Every year, on December 17, sex workers from Bombay to Zagreb gather to demand that the world stop killing their colleagues. The International Day to End Violence Against Sex Workers started in 2003, to commemorate the dozens of women murdered by the Green River Killer in Washington State in the 1980s and 1990s, and has since grown into a collective cry of mourning, solidarity, and sex workers’ refusal to be ashamed.
American sex workers are today more organized, and more oppressed, than they have been in years. Last year the US government passed the twin laws of SESTA and FOSTA—the Stop Enabling Sex Traffickers Act and the Allow States and Victims to Fight Online Sex Trafficking Act, respectively, which have closed online spaces where sex workers found clients and shared information—forcing them to work with pimps or to work on the streets where they may be beaten and murdered. Sex workers have responded with ferocious activism. Collectives like Survivors Against SESTA and the Sex Workers Project are lobbying, marching, and canvassing to overturn these laws. More surprisingly, Democratic politicians like New York state senators Jessica Ramos and Julia Salazar have listened to them, canvassed with them, and even promised to introduce laws to decriminalize prostitution.
On February 22 sex trafficking made its way into the headlines when New England Patriots owner Robert Kraft, a billionaire septuagenarian and Trump crony, was arrested during a series of prostitution stings on massage parlors in three Florida counties and charged with two misdemeanor counts of soliciting prostitution. During the seven months police spent investigating the parlors, they secretly installed cameras in massage rooms and made videos of the women as they gave handjobs to their customers. The Vero County police department refused to answer questions from sex workers’ rights advocate Kate D’Adamo as to whether their officers had had sexual contact with any of these women in the course of their investigation, but one detective confirmed to the sports website Deadspin that he had.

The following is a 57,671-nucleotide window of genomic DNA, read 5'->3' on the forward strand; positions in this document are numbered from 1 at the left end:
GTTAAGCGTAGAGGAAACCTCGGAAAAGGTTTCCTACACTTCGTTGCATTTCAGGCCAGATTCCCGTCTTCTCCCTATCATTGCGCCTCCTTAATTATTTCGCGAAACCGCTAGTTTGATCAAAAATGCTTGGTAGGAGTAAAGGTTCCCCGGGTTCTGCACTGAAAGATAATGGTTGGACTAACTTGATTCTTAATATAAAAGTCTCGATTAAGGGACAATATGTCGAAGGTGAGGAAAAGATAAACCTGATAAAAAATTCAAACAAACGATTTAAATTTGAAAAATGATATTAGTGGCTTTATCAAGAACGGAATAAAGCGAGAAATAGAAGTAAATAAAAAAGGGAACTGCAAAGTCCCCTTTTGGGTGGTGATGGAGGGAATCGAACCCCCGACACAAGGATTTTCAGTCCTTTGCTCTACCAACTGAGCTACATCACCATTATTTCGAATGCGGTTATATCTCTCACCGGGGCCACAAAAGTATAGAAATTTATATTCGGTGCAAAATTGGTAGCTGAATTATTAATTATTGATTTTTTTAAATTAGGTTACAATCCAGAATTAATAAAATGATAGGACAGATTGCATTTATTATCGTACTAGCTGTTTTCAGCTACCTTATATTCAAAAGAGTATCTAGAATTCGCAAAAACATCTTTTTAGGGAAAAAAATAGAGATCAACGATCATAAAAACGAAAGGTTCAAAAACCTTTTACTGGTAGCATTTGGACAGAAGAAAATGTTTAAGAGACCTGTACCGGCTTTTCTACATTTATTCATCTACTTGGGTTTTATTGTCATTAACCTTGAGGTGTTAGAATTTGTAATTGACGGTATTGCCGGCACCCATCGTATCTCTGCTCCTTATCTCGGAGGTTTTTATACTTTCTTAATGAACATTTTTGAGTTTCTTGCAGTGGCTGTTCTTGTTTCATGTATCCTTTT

Police described the investigation as an anti-trafficking operation, but no trafficking charges have been made. Four women who ran the massage parlors were arrested. Among other crimes, they were all charged with prostitution. All of them have spent more time in jail than any of the men they allegedly serviced.
While the media lingers on the spectacle of Kraft’s disgrace, sex workers and trafficking survivors are advancing in their battle to be heard. In February, I stood in the freezing cold of New York’s Foley Square at a rally called by sex workers’ groups to demand decriminalization and listened to Julie Xu, an organizer at Red Canary Song, a collective of Asian…
This is exclusive content for subscribers only.
Try two months of unlimited access to The New York Review for just $1 a month.
Continue reading this article, and thousands more from our complete 55+ year archive, for the low introductory rate of just $1 a month.